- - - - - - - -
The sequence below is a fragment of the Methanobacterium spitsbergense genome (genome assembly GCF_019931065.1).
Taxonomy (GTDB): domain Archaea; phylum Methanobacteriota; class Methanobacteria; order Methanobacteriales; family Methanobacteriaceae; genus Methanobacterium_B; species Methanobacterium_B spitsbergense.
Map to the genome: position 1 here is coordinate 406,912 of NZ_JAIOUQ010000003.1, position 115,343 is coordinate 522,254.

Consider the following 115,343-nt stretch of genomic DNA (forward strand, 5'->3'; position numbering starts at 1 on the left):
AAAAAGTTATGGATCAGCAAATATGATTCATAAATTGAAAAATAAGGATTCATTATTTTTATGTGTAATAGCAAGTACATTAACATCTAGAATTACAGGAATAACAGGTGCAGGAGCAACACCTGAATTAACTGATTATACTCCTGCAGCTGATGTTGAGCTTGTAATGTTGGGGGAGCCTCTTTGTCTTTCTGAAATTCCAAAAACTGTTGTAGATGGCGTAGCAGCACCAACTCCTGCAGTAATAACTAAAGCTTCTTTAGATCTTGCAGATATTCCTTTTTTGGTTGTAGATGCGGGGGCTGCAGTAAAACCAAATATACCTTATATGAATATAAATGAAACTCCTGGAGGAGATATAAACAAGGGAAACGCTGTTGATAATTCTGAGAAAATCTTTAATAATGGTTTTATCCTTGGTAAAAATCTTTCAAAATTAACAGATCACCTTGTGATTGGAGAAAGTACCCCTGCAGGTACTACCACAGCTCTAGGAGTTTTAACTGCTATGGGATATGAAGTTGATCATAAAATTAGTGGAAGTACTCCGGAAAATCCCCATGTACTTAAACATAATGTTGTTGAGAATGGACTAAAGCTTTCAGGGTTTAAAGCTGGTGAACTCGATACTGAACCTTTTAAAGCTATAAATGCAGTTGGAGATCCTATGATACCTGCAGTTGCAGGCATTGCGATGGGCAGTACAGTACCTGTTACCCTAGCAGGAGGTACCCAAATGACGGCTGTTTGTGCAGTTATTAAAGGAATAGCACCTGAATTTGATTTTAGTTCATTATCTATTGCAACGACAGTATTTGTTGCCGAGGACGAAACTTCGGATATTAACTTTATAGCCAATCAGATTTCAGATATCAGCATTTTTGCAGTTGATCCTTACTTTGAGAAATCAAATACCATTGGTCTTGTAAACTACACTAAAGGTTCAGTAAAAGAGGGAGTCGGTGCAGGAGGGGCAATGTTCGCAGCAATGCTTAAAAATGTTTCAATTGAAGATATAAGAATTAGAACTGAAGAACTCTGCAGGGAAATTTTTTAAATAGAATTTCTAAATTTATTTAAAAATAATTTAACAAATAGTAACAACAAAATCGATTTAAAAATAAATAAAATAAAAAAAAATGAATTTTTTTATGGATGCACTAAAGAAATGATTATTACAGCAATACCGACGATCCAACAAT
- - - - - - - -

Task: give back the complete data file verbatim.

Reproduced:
The sequence below is a fragment of the Methanobacterium spitsbergense genome (genome assembly GCF_019931065.1).
Taxonomy (GTDB): domain Archaea; phylum Methanobacteriota; class Methanobacteria; order Methanobacteriales; family Methanobacteriaceae; genus Methanobacterium_B; species Methanobacterium_B spitsbergense.
Map to the genome: position 1 here is coordinate 406,912 of NZ_JAIOUQ010000003.1, position 115,343 is coordinate 522,254.

Consider the following 115,343-nt stretch of genomic DNA (forward strand, 5'->3'; position numbering starts at 1 on the left):
AAAAAGTTATGGATCAGCAAATATGATTCATAAATTGAAAAATAAGGATTCATTATTTTTATGTGTAATAGCAAGTACATTAACATCTAGAATTACAGGAATAACAGGTGCAGGAGCAACACCTGAATTAACTGATTATACTCCTGCAGCTGATGTTGAGCTTGTAATGTTGGGGGAGCCTCTTTGTCTTTCTGAAATTCCAAAAACTGTTGTAGATGGCGTAGCAGCACCAACTCCTGCAGTAATAACTAAAGCTTCTTTAGATCTTGCAGATATTCCTTTTTTGGTTGTAGATGCGGGGGCTGCAGTAAAACCAAATATACCTTATATGAATATAAATGAAACTCCTGGAGGAGATATAAACAAGGGAAACGCTGTTGATAATTCTGAGAAAATCTTTAATAATGGTTTTATCCTTGGTAAAAATCTTTCAAAATTAACAGATCACCTTGTGATTGGAGAAAGTACCCCTGCAGGTACTACCACAGCTCTAGGAGTTTTAACTGCTATGGGATATGAAGTTGATCATAAAATTAGTGGAAGTACTCCGGAAAATCCCCATGTACTTAAACATAATGTTGTTGAGAATGGACTAAAGCTTTCAGGGTTTAAAGCTGGTGAACTCGATACTGAACCTTTTAAAGCTATAAATGCAGTTGGAGATCCTATGATACCTGCAGTTGCAGGCATTGCGATGGGCAGTACAGTACCTGTTACCCTAGCAGGAGGTACCCAAATGACGGCTGTTTGTGCAGTTATTAAAGGAATAGCACCTGAATTTGATTTTAGTTCATTATCTATTGCAACGACAGTATTTGTTGCCGAGGACGAAACTTCGGATATTAACTTTATAGCCAATCAGATTTCAGATATCAGCATTTTTGCAGTTGATCCTTACTTTGAGAAATCAAATACCATTGGTCTTGTAAACTACACTAAAGGTTCAGTAAAAGAGGGAGTCGGTGCAGGAGGGGCAATGTTCGCAGCAATGCTTAAAAATGTTTCAATTGAAGATATAAGAATTAGAACTGAAGAACTCTGCAGGGAAATTTTTTAAATAGAATTTCTAAATTTATTTAAAAATAATTTAACAAATAGTAACAACAAAATCGATTTAAAAATAAATAAAATAAAAAAAAATGAATTTTTTTATGGATGCACTAAAGAAATGATTATTACAGCAATACCGACGATCCAACAAT